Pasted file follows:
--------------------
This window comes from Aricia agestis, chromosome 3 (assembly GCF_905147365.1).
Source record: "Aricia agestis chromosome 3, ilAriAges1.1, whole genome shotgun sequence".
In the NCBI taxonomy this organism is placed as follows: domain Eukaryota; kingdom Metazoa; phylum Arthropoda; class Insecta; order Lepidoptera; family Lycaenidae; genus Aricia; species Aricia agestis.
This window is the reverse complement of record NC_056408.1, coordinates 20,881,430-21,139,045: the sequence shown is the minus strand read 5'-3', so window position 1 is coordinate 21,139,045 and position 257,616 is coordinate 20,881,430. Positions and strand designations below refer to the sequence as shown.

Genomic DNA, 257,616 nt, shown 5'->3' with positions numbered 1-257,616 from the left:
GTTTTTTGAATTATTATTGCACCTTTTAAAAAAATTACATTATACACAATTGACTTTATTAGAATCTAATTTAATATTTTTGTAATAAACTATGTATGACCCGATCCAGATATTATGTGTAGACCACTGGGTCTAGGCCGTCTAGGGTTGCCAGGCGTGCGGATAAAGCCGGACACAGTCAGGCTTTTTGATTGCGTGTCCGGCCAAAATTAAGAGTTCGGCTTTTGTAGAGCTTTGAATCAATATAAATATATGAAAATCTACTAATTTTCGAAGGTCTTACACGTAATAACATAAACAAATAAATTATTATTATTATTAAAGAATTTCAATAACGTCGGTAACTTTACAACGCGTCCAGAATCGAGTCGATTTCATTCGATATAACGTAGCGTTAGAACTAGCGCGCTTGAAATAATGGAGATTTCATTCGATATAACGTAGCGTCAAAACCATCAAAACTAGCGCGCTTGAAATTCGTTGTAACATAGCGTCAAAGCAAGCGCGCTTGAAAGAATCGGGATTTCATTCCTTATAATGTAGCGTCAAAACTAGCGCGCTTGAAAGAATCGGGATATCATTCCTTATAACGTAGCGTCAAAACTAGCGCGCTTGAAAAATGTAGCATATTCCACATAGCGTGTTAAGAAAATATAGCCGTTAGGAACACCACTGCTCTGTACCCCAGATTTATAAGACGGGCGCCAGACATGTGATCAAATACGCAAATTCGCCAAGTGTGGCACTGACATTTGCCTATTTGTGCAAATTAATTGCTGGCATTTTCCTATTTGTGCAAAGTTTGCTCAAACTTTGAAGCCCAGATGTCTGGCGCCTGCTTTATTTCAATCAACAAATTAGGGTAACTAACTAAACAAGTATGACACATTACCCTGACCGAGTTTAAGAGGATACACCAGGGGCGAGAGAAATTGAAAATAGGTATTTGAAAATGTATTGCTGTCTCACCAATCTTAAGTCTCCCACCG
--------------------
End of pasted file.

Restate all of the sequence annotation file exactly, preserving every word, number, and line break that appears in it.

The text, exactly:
This window comes from Aricia agestis, chromosome 3 (assembly GCF_905147365.1).
Source record: "Aricia agestis chromosome 3, ilAriAges1.1, whole genome shotgun sequence".
In the NCBI taxonomy this organism is placed as follows: domain Eukaryota; kingdom Metazoa; phylum Arthropoda; class Insecta; order Lepidoptera; family Lycaenidae; genus Aricia; species Aricia agestis.
This window is the reverse complement of record NC_056408.1, coordinates 20,881,430-21,139,045: the sequence shown is the minus strand read 5'-3', so window position 1 is coordinate 21,139,045 and position 257,616 is coordinate 20,881,430. Positions and strand designations below refer to the sequence as shown.

Genomic DNA, 257,616 nt, shown 5'->3' with positions numbered 1-257,616 from the left:
GTTTTTTGAATTATTATTGCACCTTTTAAAAAAATTACATTATACACAATTGACTTTATTAGAATCTAATTTAATATTTTTGTAATAAACTATGTATGACCCGATCCAGATATTATGTGTAGACCACTGGGTCTAGGCCGTCTAGGGTTGCCAGGCGTGCGGATAAAGCCGGACACAGTCAGGCTTTTTGATTGCGTGTCCGGCCAAAATTAAGAGTTCGGCTTTTGTAGAGCTTTGAATCAATATAAATATATGAAAATCTACTAATTTTCGAAGGTCTTACACGTAATAACATAAACAAATAAATTATTATTATTATTAAAGAATTTCAATAACGTCGGTAACTTTACAACGCGTCCAGAATCGAGTCGATTTCATTCGATATAACGTAGCGTTAGAACTAGCGCGCTTGAAATAATGGAGATTTCATTCGATATAACGTAGCGTCAAAACCATCAAAACTAGCGCGCTTGAAATTCGTTGTAACATAGCGTCAAAGCAAGCGCGCTTGAAAGAATCGGGATTTCATTCCTTATAATGTAGCGTCAAAACTAGCGCGCTTGAAAGAATCGGGATATCATTCCTTATAACGTAGCGTCAAAACTAGCGCGCTTGAAAAATGTAGCATATTCCACATAGCGTGTTAAGAAAATATAGCCGTTAGGAACACCACTGCTCTGTACCCCAGATTTATAAGACGGGCGCCAGACATGTGATCAAATACGCAAATTCGCCAAGTGTGGCACTGACATTTGCCTATTTGTGCAAATTAATTGCTGGCATTTTCCTATTTGTGCAAAGTTTGCTCAAACTTTGAAGCCCAGATGTCTGGCGCCTGCTTTATTTCAATCAACAAATTAGGGTAACTAACTAAACAAGTATGACACATTACCCTGACCGAGTTTAAGAGGATACACCAGGGGCGAGAGAAATTGAAAATAGGTATTTGAAAATGTATTGCTGTCTCACCAATCTTAAGTCTCCCACCG